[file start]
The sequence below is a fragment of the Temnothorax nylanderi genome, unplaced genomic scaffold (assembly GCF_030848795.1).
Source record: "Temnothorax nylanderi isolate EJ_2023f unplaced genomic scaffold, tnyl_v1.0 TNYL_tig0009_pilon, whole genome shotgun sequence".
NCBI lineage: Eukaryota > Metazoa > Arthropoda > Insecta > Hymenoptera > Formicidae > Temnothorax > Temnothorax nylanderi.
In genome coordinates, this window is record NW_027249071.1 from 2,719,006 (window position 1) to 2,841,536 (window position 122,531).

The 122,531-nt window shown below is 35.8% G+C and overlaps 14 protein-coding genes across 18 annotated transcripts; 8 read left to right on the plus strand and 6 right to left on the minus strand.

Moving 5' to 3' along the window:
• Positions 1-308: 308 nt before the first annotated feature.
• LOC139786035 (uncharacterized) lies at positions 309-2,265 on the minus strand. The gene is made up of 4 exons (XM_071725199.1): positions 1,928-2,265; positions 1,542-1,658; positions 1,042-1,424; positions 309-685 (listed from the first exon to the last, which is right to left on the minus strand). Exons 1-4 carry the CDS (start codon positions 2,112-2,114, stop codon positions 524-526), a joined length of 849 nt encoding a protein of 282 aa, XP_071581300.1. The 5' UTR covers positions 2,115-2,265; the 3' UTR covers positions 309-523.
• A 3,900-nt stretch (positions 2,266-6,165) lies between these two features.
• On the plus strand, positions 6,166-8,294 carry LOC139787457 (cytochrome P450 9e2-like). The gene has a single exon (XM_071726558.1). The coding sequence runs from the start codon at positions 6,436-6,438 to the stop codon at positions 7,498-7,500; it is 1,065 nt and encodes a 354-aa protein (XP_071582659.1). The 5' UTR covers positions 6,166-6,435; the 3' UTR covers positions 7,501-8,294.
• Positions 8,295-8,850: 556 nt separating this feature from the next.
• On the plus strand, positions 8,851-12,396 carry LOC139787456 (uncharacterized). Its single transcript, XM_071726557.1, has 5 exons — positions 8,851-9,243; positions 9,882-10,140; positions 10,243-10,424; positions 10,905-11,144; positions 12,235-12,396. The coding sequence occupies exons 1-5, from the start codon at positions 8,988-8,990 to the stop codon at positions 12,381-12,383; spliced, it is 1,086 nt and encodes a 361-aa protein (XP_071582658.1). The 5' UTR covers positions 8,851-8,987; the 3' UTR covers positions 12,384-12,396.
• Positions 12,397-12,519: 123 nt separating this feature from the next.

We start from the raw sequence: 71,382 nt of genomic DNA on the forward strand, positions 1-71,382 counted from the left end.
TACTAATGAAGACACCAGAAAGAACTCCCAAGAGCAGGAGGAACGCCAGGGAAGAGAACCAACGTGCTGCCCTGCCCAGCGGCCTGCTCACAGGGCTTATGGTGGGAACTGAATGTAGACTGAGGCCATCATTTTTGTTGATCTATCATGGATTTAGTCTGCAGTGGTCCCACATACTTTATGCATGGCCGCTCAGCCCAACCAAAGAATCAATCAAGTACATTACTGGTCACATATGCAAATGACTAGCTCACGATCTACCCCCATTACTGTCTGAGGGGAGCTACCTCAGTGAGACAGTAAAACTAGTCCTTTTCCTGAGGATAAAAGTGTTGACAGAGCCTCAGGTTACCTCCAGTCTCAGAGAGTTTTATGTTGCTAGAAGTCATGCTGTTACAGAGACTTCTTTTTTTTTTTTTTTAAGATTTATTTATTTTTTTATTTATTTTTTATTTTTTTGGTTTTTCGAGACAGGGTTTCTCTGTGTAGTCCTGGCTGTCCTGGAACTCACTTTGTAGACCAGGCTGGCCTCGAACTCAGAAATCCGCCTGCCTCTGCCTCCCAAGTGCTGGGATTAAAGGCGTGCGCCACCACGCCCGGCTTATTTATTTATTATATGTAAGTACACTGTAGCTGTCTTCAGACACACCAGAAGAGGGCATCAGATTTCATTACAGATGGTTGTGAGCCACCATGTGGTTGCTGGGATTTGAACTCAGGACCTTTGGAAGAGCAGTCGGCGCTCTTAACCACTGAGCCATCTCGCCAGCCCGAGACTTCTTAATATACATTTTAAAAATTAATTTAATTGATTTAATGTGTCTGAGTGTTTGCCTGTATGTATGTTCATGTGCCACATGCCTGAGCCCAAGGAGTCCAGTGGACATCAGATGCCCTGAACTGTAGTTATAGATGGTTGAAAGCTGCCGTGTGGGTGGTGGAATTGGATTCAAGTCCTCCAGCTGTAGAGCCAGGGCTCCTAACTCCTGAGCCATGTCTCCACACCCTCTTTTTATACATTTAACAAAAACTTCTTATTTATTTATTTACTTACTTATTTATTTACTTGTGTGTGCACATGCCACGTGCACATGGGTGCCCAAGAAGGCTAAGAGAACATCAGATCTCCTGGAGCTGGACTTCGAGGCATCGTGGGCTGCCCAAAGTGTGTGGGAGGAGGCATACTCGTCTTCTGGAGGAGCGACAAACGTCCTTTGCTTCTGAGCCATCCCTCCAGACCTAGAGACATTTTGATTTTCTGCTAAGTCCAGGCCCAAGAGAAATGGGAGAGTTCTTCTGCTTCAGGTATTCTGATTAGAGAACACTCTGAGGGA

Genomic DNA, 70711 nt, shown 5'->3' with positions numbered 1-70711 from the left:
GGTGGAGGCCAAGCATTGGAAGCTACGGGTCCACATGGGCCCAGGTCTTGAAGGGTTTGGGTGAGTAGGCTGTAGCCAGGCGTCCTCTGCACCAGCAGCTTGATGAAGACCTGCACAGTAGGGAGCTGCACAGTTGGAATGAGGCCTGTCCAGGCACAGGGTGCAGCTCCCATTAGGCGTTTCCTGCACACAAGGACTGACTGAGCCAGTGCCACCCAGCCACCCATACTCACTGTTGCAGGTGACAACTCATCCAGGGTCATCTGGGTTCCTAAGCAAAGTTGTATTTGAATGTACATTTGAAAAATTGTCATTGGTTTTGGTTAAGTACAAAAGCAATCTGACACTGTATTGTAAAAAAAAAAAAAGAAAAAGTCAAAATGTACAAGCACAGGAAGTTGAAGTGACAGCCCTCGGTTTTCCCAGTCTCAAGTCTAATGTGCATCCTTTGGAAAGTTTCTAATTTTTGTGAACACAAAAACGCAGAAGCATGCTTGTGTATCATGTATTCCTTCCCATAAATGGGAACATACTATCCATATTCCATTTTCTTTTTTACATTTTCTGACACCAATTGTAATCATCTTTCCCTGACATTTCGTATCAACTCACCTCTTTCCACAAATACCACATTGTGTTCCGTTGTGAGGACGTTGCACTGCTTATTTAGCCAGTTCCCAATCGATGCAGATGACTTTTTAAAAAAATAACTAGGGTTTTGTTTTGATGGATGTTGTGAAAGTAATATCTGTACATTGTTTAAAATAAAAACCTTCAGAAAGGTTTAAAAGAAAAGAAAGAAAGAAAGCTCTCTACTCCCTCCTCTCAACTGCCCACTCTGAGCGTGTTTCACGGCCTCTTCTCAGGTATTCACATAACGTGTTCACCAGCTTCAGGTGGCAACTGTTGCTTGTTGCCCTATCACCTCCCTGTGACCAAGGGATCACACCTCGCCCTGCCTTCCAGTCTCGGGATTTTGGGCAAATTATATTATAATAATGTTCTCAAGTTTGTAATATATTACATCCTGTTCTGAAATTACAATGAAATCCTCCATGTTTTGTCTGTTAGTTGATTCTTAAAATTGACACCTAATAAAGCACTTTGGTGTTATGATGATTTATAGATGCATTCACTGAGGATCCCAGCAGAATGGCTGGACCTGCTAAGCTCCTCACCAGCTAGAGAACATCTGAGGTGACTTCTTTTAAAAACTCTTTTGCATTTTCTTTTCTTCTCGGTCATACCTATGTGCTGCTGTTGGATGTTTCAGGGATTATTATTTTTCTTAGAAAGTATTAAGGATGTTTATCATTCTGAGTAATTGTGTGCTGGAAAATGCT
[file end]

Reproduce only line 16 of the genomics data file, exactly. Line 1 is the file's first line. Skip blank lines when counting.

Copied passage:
Genomic DNA, 70711 nt, shown 5'->3' with positions numbered 1-70711 from the left: